What's at Stake
The ACLU filed a lawsuit challenging Kansas’ dual voter registration system, charging it violates the Kansas Constitution and state law.
The dual system prevents qualified Kansas voters from voting in state and local elections due solely to their method of registration. In mid-July, Secretary of State Kris Kobach received administrative approval of a temporary regulation aimed at formalizing this system, which a court has already declared violates state law.
“Secretary Kobach continues to seek ways to confuse and obstruct voters in Kansas. His flagrant disregard of the court’s findings means that Kansans still face unnecessary barriers to voting. We’re asking the court to immediately block the temporary regulation and to ultimately end this dual system once and for all,” said Sophia Lakin, staff attorney with the ACLU’s Voting Rights Project.
Shawnee County District Judge Franklin Theis reiterated June 14 that Kobach cannot stop Kansans from voting in state and local elections simply because they registered to vote using federal forms that don’t require the same onerous documentation that Kobach prefers.
The dual system would allow some Kansans to vote for federal offices, like U.S. senator and U.S. representative, but not for their state representative, state senator, or other state and local offices.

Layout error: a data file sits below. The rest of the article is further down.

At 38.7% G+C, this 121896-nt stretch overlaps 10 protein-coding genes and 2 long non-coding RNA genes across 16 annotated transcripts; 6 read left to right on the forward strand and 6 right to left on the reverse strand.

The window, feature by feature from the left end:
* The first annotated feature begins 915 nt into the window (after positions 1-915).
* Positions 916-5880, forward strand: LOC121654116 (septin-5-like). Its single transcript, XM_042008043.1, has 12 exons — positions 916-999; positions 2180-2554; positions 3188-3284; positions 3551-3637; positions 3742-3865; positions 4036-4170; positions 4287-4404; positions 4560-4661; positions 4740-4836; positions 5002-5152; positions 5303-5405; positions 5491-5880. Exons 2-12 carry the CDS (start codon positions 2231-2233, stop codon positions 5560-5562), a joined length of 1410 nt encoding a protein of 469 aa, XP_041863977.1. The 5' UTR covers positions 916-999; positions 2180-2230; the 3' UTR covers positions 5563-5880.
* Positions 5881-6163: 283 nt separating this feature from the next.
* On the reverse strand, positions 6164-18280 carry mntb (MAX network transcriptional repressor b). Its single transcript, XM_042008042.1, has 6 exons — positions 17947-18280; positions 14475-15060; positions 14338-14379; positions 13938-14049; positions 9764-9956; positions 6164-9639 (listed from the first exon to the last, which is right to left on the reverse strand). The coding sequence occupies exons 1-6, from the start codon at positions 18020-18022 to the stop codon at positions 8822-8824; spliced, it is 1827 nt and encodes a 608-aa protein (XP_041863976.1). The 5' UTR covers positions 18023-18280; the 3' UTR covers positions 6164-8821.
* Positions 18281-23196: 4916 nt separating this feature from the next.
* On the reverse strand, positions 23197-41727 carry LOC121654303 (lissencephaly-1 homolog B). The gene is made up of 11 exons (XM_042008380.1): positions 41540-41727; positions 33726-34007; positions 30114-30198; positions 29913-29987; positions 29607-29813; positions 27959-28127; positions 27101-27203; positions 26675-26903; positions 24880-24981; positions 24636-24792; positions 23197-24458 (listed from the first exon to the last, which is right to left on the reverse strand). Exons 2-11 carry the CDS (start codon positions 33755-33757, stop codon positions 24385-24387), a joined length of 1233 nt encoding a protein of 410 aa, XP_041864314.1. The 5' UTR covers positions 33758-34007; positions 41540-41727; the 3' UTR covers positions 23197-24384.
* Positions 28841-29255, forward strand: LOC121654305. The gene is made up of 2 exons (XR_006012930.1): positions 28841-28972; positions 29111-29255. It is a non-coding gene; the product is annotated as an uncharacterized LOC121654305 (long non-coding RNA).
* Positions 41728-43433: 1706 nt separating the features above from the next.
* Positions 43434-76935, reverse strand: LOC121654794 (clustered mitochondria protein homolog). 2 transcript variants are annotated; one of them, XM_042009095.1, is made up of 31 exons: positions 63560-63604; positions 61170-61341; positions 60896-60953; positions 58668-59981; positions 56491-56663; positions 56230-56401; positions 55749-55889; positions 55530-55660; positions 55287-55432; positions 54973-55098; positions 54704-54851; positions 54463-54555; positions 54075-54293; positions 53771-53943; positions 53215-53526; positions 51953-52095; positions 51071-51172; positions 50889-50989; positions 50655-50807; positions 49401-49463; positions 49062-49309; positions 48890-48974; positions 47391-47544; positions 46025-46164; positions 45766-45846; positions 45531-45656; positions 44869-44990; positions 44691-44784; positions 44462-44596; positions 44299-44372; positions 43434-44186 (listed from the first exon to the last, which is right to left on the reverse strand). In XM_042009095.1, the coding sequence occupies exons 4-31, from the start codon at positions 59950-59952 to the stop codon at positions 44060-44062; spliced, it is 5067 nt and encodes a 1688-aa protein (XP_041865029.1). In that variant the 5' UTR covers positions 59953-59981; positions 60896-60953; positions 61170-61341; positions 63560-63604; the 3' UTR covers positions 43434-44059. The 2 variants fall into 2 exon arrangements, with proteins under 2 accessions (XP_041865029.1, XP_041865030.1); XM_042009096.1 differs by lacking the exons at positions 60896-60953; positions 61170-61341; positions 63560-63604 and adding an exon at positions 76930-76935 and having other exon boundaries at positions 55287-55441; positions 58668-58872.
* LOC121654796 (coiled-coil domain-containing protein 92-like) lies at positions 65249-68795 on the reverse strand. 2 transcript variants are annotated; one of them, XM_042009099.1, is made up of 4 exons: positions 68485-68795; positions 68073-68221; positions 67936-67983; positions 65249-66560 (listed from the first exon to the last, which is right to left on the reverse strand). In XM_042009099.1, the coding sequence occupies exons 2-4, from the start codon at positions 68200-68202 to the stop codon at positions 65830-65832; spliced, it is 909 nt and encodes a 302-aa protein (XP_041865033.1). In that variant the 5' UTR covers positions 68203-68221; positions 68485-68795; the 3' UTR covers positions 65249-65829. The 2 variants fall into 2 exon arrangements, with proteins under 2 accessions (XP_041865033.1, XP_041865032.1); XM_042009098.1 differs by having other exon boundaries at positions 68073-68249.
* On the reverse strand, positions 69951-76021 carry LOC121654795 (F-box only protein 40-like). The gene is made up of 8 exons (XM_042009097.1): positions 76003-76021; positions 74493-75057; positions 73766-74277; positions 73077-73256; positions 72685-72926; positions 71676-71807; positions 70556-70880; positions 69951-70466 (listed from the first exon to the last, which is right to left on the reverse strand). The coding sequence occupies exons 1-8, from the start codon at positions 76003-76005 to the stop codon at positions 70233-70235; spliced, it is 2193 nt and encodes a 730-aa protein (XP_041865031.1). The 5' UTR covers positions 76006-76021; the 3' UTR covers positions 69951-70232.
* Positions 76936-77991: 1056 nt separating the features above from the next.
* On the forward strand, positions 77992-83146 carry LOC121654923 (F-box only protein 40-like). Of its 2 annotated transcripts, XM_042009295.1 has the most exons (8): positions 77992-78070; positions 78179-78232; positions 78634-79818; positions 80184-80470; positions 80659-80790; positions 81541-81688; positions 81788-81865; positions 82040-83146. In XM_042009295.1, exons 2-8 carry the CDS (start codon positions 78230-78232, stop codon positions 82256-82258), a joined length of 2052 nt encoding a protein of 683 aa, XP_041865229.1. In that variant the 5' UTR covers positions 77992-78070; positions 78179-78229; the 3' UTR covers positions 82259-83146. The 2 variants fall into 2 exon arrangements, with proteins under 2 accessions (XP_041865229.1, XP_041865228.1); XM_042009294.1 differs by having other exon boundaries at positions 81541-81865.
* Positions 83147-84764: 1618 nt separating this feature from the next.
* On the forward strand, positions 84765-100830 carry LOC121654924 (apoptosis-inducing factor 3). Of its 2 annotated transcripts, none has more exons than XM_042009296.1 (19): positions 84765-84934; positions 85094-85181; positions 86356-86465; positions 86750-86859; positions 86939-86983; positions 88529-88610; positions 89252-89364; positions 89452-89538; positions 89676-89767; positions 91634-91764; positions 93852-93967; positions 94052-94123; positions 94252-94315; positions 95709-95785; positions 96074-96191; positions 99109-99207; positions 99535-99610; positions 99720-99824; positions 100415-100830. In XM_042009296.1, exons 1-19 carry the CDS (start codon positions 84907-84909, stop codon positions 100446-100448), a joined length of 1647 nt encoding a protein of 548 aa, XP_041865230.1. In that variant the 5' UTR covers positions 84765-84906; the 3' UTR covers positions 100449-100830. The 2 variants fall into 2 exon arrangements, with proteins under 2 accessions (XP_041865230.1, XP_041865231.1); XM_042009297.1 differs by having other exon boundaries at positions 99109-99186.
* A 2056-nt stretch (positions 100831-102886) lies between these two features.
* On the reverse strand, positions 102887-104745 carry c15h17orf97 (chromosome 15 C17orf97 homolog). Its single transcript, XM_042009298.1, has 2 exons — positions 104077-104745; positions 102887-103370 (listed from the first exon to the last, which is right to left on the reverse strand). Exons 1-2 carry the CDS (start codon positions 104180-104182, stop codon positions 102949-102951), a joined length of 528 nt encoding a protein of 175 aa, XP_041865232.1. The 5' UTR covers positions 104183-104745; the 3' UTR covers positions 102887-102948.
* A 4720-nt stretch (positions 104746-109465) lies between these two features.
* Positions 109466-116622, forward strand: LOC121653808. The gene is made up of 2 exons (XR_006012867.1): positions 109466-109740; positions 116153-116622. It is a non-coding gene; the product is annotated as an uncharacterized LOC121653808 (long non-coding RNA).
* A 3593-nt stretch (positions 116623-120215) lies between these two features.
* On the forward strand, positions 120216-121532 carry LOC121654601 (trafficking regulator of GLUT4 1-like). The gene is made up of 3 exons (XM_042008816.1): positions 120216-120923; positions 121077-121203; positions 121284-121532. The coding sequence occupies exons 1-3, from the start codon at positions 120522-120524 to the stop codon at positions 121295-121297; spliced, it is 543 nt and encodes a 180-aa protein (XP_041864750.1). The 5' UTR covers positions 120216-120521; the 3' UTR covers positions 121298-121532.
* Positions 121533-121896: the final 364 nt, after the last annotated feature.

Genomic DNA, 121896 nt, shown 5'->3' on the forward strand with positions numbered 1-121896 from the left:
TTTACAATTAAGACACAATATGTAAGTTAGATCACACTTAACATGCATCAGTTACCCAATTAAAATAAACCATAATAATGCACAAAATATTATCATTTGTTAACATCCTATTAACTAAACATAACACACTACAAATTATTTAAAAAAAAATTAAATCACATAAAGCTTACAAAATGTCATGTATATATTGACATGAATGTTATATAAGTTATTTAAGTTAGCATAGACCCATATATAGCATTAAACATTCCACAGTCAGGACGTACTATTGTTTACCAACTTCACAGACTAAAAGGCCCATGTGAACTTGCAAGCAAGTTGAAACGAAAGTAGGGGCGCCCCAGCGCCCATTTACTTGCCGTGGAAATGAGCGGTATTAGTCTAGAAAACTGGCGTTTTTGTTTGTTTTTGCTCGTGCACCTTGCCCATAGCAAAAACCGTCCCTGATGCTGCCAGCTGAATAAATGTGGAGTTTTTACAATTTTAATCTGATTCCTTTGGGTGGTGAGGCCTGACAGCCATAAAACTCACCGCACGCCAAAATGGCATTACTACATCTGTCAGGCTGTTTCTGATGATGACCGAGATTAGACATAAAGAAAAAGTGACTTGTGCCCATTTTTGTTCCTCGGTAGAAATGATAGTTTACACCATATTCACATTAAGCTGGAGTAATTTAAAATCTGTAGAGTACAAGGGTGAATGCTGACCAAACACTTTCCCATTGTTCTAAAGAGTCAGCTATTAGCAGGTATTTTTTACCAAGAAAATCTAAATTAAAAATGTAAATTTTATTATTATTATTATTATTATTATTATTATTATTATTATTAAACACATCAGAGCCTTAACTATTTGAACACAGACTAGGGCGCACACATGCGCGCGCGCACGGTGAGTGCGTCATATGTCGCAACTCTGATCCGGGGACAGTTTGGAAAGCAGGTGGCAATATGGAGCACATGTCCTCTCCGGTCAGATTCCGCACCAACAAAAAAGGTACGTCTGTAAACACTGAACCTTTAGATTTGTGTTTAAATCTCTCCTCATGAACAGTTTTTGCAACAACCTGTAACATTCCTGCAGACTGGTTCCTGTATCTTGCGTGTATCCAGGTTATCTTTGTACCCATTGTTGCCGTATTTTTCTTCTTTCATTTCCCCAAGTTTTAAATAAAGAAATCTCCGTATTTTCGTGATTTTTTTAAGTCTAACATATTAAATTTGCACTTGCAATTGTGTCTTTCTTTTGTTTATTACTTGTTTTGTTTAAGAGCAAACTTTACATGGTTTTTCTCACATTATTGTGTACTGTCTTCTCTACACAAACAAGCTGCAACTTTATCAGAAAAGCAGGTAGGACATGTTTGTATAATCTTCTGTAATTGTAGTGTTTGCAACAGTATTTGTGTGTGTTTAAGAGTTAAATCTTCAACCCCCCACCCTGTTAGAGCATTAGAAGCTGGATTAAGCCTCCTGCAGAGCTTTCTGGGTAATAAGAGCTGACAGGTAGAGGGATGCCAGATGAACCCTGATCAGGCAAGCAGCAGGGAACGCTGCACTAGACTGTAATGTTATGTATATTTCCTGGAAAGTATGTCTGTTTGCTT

Thousands of voters are impacted, among them 90-year-old Army Air Corps veteran Marvin Brown, who registered to vote by submitting a complete federal form. He was later told that while he could vote in federal elections, he was prohibited from voting in state and local elections unless he showed additional documentary proof of citizenship.
“My family has been in Kansas since about 1850. It’s wrong that a bunch of so-called leaders would tell me that I have to show a bunch of extra documents before I can vote. As a military veteran who fought to protect our democracy, it’s particularly offensive,” he said.
At least 17,000 Kansans who registered to vote through the Division of Vehicles and were recently added to the voting rolls via a federal court order stemming from another ACLU lawsuit.
The lawsuit was filed in the Third Judicial District in Topeka.